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23 Mar 2021 | 8:08

Sporting Equals has called for the acronym ‘BAME’ to be retired, and reiterated the importance of language in engaging with communities and reducing inequalities. 

The charity, which aims to promote ethnic diversity across sport and physical activity, conducted a survey on terminology used in the sector last year, which led to a ‘Terminology Resource’ being published in February. 

It revealed there is a “growing concern and appetite for change when looking at terminology and language, surrounding how we describe the communities impacted by racial discrimination”.


In particular it revealed that different communities preferred a more specific definition than the widely-used term BAME, which stands for Black, Asian and Minority Ethnic. The resource suggests that acronyms are avoided and more specific terms used, for example referring to ‘South Asian’ or ‘Chinese’ communities. 

The survey saw Sporting Equals consult with members of over 200 organisations, which represent more than 20,000 members and almost 150,000 service users. 

Sporting Equals CEO Arun Kang, speaking ahead of this week’s ‘Race Equality: State of the Sector’ online summit which was attended by more than 500 people, said: “Language is the chief way we communicate as a society.

Arun Kang

“If there is a laziness and apathy even within how we describe our communities how can we effectively seek to reduce inequalities, not just in sport but across wider sectors also? 

“We need to retire BAME as a society and Sporting Equals will be leading the way to call for change not just in sport but across wider sectors.”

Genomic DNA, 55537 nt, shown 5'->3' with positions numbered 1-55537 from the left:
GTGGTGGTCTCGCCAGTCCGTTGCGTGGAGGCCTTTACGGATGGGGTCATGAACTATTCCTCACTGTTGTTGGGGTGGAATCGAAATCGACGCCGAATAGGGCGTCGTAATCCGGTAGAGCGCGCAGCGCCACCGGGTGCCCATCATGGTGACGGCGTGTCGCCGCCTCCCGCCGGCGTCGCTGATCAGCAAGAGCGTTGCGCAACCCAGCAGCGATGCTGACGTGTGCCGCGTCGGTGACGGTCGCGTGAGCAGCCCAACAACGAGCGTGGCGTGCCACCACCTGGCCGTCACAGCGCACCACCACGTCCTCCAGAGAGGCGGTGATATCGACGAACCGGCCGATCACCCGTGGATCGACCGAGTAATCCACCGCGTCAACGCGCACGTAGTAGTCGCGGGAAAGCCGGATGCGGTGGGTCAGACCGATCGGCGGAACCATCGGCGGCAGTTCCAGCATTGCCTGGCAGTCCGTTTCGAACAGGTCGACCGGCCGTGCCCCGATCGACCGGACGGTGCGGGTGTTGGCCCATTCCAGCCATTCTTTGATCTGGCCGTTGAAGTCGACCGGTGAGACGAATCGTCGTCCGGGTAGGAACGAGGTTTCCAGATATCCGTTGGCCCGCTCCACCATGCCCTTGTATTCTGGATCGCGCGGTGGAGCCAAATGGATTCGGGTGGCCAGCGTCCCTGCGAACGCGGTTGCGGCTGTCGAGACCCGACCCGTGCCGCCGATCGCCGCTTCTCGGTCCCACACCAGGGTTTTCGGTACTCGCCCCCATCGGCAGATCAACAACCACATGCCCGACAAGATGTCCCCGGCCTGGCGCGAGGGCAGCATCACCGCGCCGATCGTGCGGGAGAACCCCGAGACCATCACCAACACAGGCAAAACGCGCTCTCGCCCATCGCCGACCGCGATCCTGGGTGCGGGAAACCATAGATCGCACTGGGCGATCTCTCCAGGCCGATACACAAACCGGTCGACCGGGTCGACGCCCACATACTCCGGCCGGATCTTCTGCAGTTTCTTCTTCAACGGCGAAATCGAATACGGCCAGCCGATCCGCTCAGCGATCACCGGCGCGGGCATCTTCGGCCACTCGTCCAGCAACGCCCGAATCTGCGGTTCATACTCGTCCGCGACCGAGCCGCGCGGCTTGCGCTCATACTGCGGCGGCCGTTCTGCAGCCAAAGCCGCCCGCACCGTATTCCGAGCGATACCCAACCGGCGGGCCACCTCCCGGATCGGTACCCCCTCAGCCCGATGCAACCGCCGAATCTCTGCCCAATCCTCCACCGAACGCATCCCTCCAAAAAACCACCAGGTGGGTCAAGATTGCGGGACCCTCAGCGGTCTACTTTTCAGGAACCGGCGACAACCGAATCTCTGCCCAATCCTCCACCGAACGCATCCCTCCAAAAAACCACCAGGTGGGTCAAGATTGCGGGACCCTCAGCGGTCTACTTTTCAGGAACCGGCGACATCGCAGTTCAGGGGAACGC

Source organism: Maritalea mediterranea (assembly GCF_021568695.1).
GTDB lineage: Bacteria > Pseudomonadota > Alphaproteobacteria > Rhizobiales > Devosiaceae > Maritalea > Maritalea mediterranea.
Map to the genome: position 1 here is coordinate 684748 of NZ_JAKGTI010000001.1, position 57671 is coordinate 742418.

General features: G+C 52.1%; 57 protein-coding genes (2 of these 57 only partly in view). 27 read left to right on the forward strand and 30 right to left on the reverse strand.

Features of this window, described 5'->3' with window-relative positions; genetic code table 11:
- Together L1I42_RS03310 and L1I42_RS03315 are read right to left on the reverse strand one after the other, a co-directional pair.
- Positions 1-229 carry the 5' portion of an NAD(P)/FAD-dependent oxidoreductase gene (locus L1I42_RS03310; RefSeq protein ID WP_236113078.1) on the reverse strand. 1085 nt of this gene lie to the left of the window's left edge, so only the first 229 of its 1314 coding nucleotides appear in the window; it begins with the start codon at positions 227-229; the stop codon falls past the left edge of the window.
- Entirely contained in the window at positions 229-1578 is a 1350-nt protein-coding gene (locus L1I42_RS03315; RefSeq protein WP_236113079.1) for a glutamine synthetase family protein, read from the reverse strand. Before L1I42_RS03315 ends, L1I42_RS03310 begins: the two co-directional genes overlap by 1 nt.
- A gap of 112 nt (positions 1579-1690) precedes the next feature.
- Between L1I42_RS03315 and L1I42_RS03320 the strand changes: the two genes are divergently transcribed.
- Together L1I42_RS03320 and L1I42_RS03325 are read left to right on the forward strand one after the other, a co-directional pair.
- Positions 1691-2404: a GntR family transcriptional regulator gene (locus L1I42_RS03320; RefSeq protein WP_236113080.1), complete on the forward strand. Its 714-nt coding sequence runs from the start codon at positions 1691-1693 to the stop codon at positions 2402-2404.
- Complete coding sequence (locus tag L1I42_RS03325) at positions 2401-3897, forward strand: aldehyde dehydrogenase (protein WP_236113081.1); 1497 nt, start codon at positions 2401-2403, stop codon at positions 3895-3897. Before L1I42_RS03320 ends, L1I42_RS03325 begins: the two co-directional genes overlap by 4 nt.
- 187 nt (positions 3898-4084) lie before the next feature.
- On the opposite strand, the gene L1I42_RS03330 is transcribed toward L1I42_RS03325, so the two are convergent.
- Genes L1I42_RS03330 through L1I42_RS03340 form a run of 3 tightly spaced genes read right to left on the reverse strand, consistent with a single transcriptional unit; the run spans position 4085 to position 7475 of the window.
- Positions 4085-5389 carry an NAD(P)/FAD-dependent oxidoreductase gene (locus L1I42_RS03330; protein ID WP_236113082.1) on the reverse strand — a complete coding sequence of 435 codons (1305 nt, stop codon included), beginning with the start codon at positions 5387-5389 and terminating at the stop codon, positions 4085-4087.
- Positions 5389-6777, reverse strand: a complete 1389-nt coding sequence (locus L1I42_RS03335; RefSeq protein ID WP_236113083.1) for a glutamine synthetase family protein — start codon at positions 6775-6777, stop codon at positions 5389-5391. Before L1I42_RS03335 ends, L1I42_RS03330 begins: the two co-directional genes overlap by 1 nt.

Sporting Equals is encouraging supportive organisations to use the hashtag #EndBAME on social media.


Recent Government advice underscores the charity’s call, with Sport England CEO Tim Hollingsworth revealing the funding body is committed to a review of the Code for Sports Governance, alongside UK Sport. 

“The sport and physical sector, in particular, has had to shine a mirror up to itself and what we've seen has not been particularly flattering,” he told the online summit. 

“Sport and physical activity has too often continued to feel the ugly force of racism, whether it be within sporting organisations, stadiums or on social media, and there have also been occasions where our leaders in the sector have let us down.


“We’ve since set out a number of key commitments and changes, including a new target of doubling the proportion of our staff from an ethnically diverse background over the next five years, and have appointed our first director of equality, diversity and inclusion.” 

Read his full speech here. Others speakers included world number one Para-badminton champion Rachel Choong, cricket commentator and former World Cup winner Isa Guha, England netballer Ama Agbeze and Muslimah Sports Association founder and chair Yashmin Harun BEM. 

Agbeze is also part of the Sports Monitoring Advisory Panel launched by Sporting Equals last month to hold to account publicly-funded sporting organisations over their Black Lives Matter-inspired pledges. 

The panel - which also features QPR's Chris Ramsey, former England cricketer Devon Malcolm and 2014 Women's Rugby World Cup winner Maggie Alphonsi - is also tasked with identifying and profiling best practice of publicly funded sport and physical activity organisations. 

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